A recurring column exploring various statistics related to sexual wellness, mental health, and substance use at Colorado College, brought to you in collaboration with the Wellness Resource Center.
This is the last day of the formal notice and comment period for the U.S. Department of Education’s proposed Title IX regulations. Reminder: These are the guidelines that would fundamentally change the responsibility of schools to respond to sexual harassment, sexual assault, stalking, and intimate partner violence.
Despite Secretary of Education Betsy DeVos’s euphemistic statements that suggest efforts to “balance the scales of justice,” the proposed Title IX regulations exacerbate victim-shaming, regardless of gender. Men and boys are far more likely to be victims of sexual assault than to be falsely accused. Nearly one in 18 men are sexually assaulted in college.
Because the proposal is only a draft rule, there is a 60-day period during which the public is encouraged to voice opinions through written comments. If constructed effectively, these comments will be read and will necessitate response from agency policy makers.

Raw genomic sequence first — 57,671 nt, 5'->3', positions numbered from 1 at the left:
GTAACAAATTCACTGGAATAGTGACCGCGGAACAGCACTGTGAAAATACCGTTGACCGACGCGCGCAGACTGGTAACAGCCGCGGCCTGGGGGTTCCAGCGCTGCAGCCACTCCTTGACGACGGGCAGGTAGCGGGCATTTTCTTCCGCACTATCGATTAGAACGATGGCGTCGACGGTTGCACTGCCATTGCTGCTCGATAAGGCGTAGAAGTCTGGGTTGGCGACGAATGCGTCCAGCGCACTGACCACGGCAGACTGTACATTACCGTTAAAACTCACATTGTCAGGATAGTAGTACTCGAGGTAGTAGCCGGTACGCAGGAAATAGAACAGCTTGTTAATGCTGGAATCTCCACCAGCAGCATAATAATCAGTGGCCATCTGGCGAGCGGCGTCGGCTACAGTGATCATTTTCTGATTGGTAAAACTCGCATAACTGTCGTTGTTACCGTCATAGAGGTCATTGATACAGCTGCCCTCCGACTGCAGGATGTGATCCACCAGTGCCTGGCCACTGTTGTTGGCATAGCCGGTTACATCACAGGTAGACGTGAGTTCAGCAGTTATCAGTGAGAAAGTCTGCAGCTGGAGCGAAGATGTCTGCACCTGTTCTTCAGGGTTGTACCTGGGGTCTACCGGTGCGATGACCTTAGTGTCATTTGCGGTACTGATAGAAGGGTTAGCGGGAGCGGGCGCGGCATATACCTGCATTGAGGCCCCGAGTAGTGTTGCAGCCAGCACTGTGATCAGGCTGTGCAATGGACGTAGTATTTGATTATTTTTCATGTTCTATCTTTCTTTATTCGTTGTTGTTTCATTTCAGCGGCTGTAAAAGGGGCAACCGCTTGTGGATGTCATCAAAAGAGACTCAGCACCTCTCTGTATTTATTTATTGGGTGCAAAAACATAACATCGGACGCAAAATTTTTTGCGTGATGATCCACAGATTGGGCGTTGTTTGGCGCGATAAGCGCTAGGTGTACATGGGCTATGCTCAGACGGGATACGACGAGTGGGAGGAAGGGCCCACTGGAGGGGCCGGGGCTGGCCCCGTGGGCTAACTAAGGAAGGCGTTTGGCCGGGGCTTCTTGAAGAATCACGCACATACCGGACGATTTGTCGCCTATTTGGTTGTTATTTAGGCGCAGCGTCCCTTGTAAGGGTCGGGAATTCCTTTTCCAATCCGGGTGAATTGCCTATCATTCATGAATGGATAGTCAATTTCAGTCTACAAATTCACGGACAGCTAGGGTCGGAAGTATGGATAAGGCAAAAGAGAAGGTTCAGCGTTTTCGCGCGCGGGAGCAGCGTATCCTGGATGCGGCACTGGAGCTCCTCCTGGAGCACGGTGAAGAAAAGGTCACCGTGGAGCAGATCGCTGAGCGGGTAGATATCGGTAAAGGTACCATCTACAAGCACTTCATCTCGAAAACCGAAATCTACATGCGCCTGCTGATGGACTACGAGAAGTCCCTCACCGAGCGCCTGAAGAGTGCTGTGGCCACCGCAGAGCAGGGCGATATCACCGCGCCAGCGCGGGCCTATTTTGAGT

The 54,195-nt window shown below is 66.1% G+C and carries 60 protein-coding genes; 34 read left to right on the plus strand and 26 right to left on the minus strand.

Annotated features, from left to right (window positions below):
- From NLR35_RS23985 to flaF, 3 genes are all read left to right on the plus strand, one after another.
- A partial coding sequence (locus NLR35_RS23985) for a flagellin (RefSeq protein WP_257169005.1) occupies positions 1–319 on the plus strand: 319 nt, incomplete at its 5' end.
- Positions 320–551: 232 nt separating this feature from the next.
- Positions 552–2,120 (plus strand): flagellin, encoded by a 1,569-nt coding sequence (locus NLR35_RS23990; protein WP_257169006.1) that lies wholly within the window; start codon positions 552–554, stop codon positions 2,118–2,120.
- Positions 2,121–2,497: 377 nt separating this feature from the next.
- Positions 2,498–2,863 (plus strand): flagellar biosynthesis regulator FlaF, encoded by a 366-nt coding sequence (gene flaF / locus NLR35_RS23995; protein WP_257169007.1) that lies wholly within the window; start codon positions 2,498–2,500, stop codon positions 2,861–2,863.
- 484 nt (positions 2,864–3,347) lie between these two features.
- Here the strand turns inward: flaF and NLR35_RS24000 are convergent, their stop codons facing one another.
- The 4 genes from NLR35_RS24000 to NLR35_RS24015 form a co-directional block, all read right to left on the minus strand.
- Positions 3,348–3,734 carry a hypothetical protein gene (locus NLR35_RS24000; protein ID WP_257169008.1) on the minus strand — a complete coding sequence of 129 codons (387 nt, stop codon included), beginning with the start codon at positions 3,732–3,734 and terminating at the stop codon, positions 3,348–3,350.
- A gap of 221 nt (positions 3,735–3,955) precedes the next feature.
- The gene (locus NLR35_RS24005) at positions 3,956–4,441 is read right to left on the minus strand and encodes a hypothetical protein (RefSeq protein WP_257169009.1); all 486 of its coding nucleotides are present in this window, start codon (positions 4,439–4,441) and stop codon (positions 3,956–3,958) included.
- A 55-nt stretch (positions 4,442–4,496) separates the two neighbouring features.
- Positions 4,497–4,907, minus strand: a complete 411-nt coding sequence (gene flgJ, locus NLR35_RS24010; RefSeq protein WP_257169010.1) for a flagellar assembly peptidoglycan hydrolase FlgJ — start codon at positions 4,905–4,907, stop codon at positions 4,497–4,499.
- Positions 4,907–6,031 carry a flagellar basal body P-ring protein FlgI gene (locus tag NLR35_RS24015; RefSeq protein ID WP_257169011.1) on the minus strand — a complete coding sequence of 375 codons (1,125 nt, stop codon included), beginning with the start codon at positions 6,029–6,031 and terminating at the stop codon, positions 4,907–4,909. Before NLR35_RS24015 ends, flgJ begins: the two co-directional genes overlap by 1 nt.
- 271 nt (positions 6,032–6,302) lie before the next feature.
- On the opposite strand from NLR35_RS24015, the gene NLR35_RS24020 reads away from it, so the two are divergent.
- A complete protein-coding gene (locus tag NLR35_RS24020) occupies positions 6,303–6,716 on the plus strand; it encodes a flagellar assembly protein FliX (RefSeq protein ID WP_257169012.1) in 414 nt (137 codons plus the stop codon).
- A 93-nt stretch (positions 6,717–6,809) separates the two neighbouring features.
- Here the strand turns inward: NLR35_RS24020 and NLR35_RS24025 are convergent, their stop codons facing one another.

A “substantive” comment identifies credentials of the author, clearly communicates claims through information and original arguments, and provides alternatives to proposed regulations. Hundreds of submissions that simply read, “I support Title IX” will likely be overlooked. While this may appear intimidating, there are many resources available to aid in this process.
As a student, or individual otherwise affiliated with the college, your place on Colorado College’s campus positions you within the jurisdiction of Title IX and under direct impact of the proposed guidelines. This identity is all the credential you need. However, if you are a survivor, say so. If you work to combat gender violence or discrimination, say so. If you have witnessed incidents of assault, say so.
Your experience in this community, whether lived or observed, can provide the arguments needed to combat DeVos’s changes. The information to substantiate your claims can be found by visiting sites such as the National Women’s Law Center or Know Your IX. Listing alternatives can simply entail providing reasons as to why we ought to maintain current Title IX standards, those which avoid suppressing the voices of victims.
If you don’t feel comfortable writing your own comment, join student groups already dedicated to promoting healthy sexual engagement on this campus. Both SOSS, Student Organization for Sexual Safety, and START, Student Title IX Assistance and Resource Team, are already at work constructing a comment.
To get more involved with these issues, consider attending SOSS weekly open meetings. For more information on the open comment period specifically, contact Montana Bass in the Wellness Resource Center at email@example.com.
Whether written individually or within the context of a student club, team, or organization, each comment deemed “substantive,” will be considered in the decision process and could ultimately affect the enactment of federal regulation.